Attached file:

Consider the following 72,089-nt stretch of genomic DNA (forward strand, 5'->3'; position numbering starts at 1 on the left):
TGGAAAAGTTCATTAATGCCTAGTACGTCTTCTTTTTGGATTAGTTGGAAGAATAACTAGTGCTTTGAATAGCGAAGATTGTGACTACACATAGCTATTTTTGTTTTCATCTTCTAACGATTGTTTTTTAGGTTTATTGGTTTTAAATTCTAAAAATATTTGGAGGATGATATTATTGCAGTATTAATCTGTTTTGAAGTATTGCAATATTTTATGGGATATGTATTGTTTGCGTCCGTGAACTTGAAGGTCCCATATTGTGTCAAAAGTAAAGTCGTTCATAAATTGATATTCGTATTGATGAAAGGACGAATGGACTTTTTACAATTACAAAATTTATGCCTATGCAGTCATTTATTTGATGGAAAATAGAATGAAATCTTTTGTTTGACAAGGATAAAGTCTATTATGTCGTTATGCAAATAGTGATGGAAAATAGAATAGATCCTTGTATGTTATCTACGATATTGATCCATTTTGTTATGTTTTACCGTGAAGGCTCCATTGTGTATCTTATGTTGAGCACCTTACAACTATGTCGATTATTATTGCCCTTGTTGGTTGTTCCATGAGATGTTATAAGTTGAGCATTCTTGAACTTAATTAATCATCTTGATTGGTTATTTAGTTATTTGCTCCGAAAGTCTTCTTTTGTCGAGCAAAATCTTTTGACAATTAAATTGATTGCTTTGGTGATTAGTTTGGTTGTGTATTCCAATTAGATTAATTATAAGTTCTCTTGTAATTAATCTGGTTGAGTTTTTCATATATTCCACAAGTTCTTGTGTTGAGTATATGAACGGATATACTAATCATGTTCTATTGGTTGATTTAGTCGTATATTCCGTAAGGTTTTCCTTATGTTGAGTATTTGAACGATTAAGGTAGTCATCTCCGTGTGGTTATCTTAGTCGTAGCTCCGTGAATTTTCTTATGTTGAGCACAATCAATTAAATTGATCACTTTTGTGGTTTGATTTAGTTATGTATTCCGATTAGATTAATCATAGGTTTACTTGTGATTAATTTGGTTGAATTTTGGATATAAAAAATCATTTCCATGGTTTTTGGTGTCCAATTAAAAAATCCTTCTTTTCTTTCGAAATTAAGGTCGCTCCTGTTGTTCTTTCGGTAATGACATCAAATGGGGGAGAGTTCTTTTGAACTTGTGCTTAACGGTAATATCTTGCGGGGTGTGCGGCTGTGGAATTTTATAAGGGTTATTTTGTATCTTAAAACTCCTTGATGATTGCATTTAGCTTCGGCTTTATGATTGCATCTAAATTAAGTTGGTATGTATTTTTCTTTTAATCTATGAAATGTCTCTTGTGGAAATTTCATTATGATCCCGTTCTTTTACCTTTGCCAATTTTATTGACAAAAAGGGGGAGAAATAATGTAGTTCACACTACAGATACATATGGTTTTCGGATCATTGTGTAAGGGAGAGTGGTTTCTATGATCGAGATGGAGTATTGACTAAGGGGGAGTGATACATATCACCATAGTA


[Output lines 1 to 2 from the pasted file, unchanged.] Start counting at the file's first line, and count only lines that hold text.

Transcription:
Consider the following 72,089-nt stretch of genomic DNA (forward strand, 5'->3'; position numbering starts at 1 on the left):
TGGAAAAGTTCATTAATGCCTAGTACGTCTTCTTTTTGGATTAGTTGGAAGAATAACTAGTGCTTTGAATAGCGAAGATTGTGACTACACATAGCTATTTTTGTTTTCATCTTCTAACGATTGTTTTTTAGGTTTATTGGTTTTAAATTCTAAAAATATTTGGAGGATGATATTATTGCAGTATTAATCTGTTTTGAAGTATTGCAATATTTTATGGGATATGTATTGTTTGCGTCCGTGAACTTGAAGGTCCCATATTGTGTCAAAAGTAAAGTCGTTCATAAATTGATATTCGTATTGATGAAAGGACGAATGGACTTTTTACAATTACAAAATTTATGCCTATGCAGTCATTTATTTGATGGAAAATAGAATGAAATCTTTTGTTTGACAAGGATAAAGTCTATTATGTCGTTATGCAAATAGTGATGGAAAATAGAATAGATCCTTGTATGTTATCTACGATATTGATCCATTTTGTTATGTTTTACCGTGAAGGCTCCATTGTGTATCTTATGTTGAGCACCTTACAACTATGTCGATTATTATTGCCCTTGTTGGTTGTTCCATGAGATGTTATAAGTTGAGCATTCTTGAACTTAATTAATCATCTTGATTGGTTATTTAGTTATTTGCTCCGAAAGTCTTCTTTTGTCGAGCAAAATCTTTTGACAATTAAATTGATTGCTTTGGTGATTAGTTTGGTTGTGTATTCCAATTAGATTAATTATAAGTTCTCTTGTAATTAATCTGGTTGAGTTTTTCATATATTCCACAAGTTCTTGTGTTGAGTATATGAACGGATATACTAATCATGTTCTATTGGTTGATTTAGTCGTATATTCCGTAAGGTTTTCCTTATGTTGAGTATTTGAACGATTAAGGTAGTCATCTCCGTGTGGTTATCTTAGTCGTAGCTCCGTGAATTTTCTTATGTTGAGCACAATCAATTAAATTGATCACTTTTGTGGTTTGATTTAGTTATGTATTCCGATTAGATTAATCATAGGTTTACTTGTGATTAATTTGGTTGAATTTTGGATATAAAAAATCATTTCCATGGTTTTTGGTGTCCAATTAAAAAATCCTTCTTTTCTTTCGAAATTAAGGTCGCTCCTGTTGTTCTTTCGGTAATGACATCAAATGGGGGAGAGTTCTTTTGAACTTGTGCTTAACGGTAATATCTTGCGGGGTGTGCGGCTGTGGAATTTTATAAGGGTTATTTTGTATCTTAAAACTCCTTGATGATTGCATTTAGCTTCGGCTTTATGATTGCATCTAAATTAAGTTGGTATGTATTTTTCTTTTAATCTATGAAATGTCTCTTGTGGAAATTTCATTATGATCCCGTTCTTTTACCTTTGCCAATTTTATTGACAAAAAGGGGGAGAAATAATGTAGTTCACACTACAGATACATATGGTTTTCGGATCATTGTGTAAGGGAGAGTGGTTTCTATGATCGAGATGGAGTATTGACTAAGGGGGAGTGATACATATCACCATAGTA